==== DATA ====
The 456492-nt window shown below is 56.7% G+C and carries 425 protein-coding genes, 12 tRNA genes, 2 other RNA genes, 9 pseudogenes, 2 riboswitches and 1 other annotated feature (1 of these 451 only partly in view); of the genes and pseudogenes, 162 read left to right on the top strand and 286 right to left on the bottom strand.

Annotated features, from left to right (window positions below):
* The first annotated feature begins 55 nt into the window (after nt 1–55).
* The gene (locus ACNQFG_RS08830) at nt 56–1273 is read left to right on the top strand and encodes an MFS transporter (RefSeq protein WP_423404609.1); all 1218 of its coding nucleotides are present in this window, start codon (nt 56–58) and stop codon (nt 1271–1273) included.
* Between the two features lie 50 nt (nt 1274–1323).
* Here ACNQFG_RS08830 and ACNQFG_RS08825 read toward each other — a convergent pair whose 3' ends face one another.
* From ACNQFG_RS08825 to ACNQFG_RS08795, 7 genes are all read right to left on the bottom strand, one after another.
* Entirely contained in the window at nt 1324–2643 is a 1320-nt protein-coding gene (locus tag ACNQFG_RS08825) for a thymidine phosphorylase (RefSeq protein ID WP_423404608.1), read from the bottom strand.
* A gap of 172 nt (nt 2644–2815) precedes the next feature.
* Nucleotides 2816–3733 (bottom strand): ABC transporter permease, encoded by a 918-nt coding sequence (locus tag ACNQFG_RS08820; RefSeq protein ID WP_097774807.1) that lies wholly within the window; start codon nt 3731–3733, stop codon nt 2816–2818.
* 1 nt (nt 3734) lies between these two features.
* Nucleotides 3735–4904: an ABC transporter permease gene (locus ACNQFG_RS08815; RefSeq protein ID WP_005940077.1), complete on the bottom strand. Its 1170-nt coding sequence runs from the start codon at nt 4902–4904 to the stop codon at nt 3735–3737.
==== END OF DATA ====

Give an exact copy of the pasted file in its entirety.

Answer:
The 456492-nt window shown below is 56.7% G+C and carries 425 protein-coding genes, 12 tRNA genes, 2 other RNA genes, 9 pseudogenes, 2 riboswitches and 1 other annotated feature (1 of these 451 only partly in view); of the genes and pseudogenes, 162 read left to right on the top strand and 286 right to left on the bottom strand.

Annotated features, from left to right (window positions below):
* The first annotated feature begins 55 nt into the window (after nt 1–55).
* The gene (locus ACNQFG_RS08830) at nt 56–1273 is read left to right on the top strand and encodes an MFS transporter (RefSeq protein WP_423404609.1); all 1218 of its coding nucleotides are present in this window, start codon (nt 56–58) and stop codon (nt 1271–1273) included.
* Between the two features lie 50 nt (nt 1274–1323).
* Here ACNQFG_RS08830 and ACNQFG_RS08825 read toward each other — a convergent pair whose 3' ends face one another.
* From ACNQFG_RS08825 to ACNQFG_RS08795, 7 genes are all read right to left on the bottom strand, one after another.
* Entirely contained in the window at nt 1324–2643 is a 1320-nt protein-coding gene (locus tag ACNQFG_RS08825) for a thymidine phosphorylase (RefSeq protein ID WP_423404608.1), read from the bottom strand.
* A gap of 172 nt (nt 2644–2815) precedes the next feature.
* Nucleotides 2816–3733 (bottom strand): ABC transporter permease, encoded by a 918-nt coding sequence (locus tag ACNQFG_RS08820; RefSeq protein ID WP_097774807.1) that lies wholly within the window; start codon nt 3731–3733, stop codon nt 2816–2818.
* 1 nt (nt 3734) lies between these two features.
* Nucleotides 3735–4904: an ABC transporter permease gene (locus ACNQFG_RS08815; RefSeq protein ID WP_005940077.1), complete on the bottom strand. Its 1170-nt coding sequence runs from the start codon at nt 4902–4904 to the stop codon at nt 3735–3737.